Since starting medical cannabis (the “After”) 3 years ago, so many doors have been opened for Hiroki. He has not had a single grand mal seizure since. Although he still becomes anxious with changes to his routine, his cognitive speed and functioning have increased and his ability to cope with daily changes has improved significantly. He is more aware and present, and he’s beginning to show more interest in interacting with family and peers. He can spend time comfortably at home, school assignments and walk on the treadmill. “Team Hiroki” has been able to teach him how to use his iPad to communicate simple sentences like “I want to eat PB&J”--one of his favorite snacks.  Misa and Dan are grateful for the simplest of “typical” family routines: eating a family meal together at home, playing games as a family, and dancing together in the living room.  Within the community, he can go to horse therapy in the summer, adaptive snow ski in the winter and family golf outings. Visits to the pharmacy and the number of prescriptions he takes have drastically declined, which his parents are ecstatic about. He now actively sees only three specialists and is taking 2 medications.

Misa and Dan feel like he is making cognitive gains each day and they have been able to potty train him to some degree, which is extremely rare for children with his condition.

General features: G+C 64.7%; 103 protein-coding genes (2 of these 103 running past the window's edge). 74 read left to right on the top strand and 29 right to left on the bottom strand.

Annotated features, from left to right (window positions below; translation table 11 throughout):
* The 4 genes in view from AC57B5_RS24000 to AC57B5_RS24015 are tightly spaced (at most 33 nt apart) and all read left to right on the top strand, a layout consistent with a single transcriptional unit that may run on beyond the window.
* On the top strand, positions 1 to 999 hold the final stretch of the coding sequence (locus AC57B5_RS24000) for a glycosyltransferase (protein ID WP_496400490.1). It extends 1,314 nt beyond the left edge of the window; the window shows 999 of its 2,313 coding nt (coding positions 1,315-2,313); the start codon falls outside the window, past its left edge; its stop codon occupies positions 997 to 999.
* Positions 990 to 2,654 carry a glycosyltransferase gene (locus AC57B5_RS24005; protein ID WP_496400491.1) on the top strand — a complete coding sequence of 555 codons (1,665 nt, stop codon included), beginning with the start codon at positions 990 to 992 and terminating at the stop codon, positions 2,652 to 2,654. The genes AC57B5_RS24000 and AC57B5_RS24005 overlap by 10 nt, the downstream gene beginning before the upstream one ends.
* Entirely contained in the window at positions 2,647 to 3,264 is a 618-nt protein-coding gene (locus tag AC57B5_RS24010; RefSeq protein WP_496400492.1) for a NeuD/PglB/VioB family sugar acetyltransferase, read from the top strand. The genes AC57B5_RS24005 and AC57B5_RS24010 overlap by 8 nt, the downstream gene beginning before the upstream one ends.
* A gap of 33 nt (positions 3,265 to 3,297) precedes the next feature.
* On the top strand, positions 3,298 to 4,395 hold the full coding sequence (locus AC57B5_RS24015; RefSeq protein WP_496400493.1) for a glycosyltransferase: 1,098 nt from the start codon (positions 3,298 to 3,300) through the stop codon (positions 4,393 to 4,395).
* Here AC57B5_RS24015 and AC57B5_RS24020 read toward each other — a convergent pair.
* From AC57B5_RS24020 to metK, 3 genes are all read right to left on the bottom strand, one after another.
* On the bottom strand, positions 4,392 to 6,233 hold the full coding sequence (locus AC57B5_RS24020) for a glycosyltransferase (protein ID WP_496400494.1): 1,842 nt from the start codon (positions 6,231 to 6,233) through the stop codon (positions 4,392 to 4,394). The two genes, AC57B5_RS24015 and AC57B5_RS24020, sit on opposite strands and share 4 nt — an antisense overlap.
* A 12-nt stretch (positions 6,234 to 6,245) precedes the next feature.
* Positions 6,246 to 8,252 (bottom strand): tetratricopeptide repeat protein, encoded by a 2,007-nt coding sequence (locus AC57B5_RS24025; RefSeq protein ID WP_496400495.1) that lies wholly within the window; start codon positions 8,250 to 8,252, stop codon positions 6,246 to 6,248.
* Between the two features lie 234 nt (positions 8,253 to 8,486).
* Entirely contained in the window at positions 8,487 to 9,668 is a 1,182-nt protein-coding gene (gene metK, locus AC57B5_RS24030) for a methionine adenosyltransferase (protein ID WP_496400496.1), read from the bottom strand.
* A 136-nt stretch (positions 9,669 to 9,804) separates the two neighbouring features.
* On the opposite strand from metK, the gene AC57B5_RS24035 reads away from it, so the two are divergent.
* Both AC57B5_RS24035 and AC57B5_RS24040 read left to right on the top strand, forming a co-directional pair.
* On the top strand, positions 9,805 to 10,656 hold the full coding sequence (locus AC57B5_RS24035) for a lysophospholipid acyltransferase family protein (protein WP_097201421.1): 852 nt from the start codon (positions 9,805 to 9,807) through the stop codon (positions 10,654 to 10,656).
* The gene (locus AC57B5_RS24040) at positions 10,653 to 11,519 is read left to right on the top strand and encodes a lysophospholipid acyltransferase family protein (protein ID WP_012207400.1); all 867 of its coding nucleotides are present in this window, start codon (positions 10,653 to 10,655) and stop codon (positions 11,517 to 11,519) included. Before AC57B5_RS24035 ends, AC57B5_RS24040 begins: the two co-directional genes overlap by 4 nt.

Hiroki can now scoot down the stairs after waking for the morning or from his afternoon nap. He can also drink from his sippy cup, a new freedom for Hiroki that he has never experienced before.

His mother believes Hiroki’s, as well as the entire family’s, quality of life has gone from a 1 to a 10 since he began medical cannabis. “There is nothing that has changed our lives more significantly than the availability of medical [cannabis],” she shared.

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Medical Cannabis, Seizures, Autism & Intractable Pain: Lucas's Story

Lucas of Lakeville, Minnesota, is in many ways your typical 18-year-old boy. He loves girls, Will Ferrell movies, and sports--baseball is his favorite. He also loves some good potty humor, Elmo, and spending time with his big sister.

At age 3, Lucas was diagnosed on the autism spectrum and with cerebral palsy. Around the same age, his parents were told that he also suffered from seizures.

In addition to the seizures, Lucas would often inflict harm on himself or others. He was anxious, restless and would often struggle to get restful sleep. Some of Lucas’s behavioral tendencies has made it hard for his family to spend time out in their community. “Autism is our life,” his mother explained. Lucas and his family have spent many days at home watching TV.

To help manage symptoms and the progression of his diagnoses, Lucas was prescribed a number of different medications. Unfortunately, most of those medications came with side effects that required even more medications to manage them, adding to an already lengthy list of prescriptions. Nearly two years ago, Lucas’s cholesterol and triglyceride levels were so high that his doctor prescribed him Fenofibrate, a common drug for his condition but uncommon for someone so young.